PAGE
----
TBA One of Our Monsters and Robots Are Missing[17] Don Grundy (voice) Final animated film role


  1. ^ "UPI Almanac for Monday, Jan. 8, 2018". United Press International. January 8, 2018. Archived from the original on January 8, 2018. Retrieved September 21, 2019. …comic actor Larry Storch in 1923 (age 95)
  2. ^ a b Schudel, Matt (July 8, 2022). "Larry Storch, comic actor in TV sitcom 'F Troop,' dies at 99". The Washington Post. ISSN 0190-8286. Retrieved July 11, 2022.
  3. ^ a b Genzlinger, Neil (July 8, 2022). "Larry Storch, Comic Actor Best Known for 'F Troop,' Dies at 99". The New York Times. ISSN 0362-4331. Retrieved July 11, 2022.
  4. ^ a b Yost, Mark (June 22, 2012). "At Age 89, 'F Troop' Figure Holding the Fort on Acting". The Wall Street Journal. Retrieved July 10, 2012.
  5. ^ "Larry Storch profile". Film Reference. Retrieved August 26, 2010.
  6. ^ Malone, Aubrey (September 21, 2013). The Defiant One: A Biography of Tony Curtis. Jefferson, NC: McFarland. p. 13. ISBN 978-1476605678. Retrieved January 7, 2021.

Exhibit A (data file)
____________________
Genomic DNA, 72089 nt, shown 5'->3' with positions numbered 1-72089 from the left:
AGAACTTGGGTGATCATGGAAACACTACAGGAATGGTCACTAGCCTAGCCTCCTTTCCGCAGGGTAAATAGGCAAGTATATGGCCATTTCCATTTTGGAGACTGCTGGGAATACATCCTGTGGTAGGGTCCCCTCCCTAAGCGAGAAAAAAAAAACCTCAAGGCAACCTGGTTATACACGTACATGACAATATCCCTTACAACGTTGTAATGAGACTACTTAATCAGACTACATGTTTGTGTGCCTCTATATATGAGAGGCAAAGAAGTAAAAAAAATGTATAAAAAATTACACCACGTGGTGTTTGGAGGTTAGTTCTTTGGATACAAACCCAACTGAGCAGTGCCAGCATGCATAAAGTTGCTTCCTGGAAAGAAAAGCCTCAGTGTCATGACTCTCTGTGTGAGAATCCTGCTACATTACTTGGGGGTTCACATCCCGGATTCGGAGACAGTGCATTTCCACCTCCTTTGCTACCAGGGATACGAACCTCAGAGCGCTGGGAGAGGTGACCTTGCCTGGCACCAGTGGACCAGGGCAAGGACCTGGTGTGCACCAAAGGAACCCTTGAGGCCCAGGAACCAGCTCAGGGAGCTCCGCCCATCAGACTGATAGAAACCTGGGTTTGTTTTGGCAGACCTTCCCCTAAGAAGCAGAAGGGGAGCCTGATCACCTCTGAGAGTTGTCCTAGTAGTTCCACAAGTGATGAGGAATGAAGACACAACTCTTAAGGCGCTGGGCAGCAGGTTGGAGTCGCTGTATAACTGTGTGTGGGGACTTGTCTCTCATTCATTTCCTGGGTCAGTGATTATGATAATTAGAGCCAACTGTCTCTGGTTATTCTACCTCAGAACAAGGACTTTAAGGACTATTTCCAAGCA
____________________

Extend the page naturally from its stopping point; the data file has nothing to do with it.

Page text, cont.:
7. ^ Larry Storch at the Internet Broadway Database
  8. ^ Rickwald, Bethany (May 9, 2012). "Larry Storch, Marie Wallace to Star in Benefit Performance of A.R. Gurney's Love Letters". TheaterMania. Retrieved January 8, 2021.
  9. ^ Douglas, Martin (September 21, 2003). "Norma Storch Is Dead at 81. Subject of TV Documentary". The New York Times. Retrieved August 26, 2010. The truth was that Ms. Cross was the child of an affair Mrs. Storch had had with Jimmy Cross, a black song-and-dance man who was Stump in the well-known performing team Stump and Stumpy
  10. ^ "Norma Storch, 81; Focus of Daughter's PBS Documentary". Los Angeles Times. September 15, 2003. Retrieved March 7, 2022.
  11. ^ Elber, Lynn (July 8, 2022). "Larry Storch, zany Cpl. Agarn on TV's 'F Troop', dies at 99". Associated Press. Retrieved July 12, 2022.
  12. ^ Barnes, Mike (July 8, 2022). "Larry Storch, Corporal Randolph Agarn on 'F Troop', Dies at 99". The Hollywood Reporter. Retrieved July 8, 2022.
  13. ^ Moss, Linda (June 1, 2014). "Fort Lee welcomes TV comedian Larry Storch as mayor for a day". The Record. Woodland Park, NJ. Retrieved June 2, 2014.
  14. ^ Lederer, Andrew J. (December 6, 2017). "Larry Storch: Still a Stand-Up Guy". HuffPost.
  15. ^ Cowen, Richard (September 13, 2016). "Actor who played Passaic corporal in '60s sitcom 'F Troop' visits city for first time". The Record. Retrieved September 14, 2016.
  16. ^ Jennings, Rob (June 17, 2019). "N.J. western-themed park isn't closing, after all". The Star-Ledger. Newark. Retrieved January 8, 2021.
  17. ^ "One of Our Monsters & Robots Are Missing". One of Our Monsters & Robots Are Missing.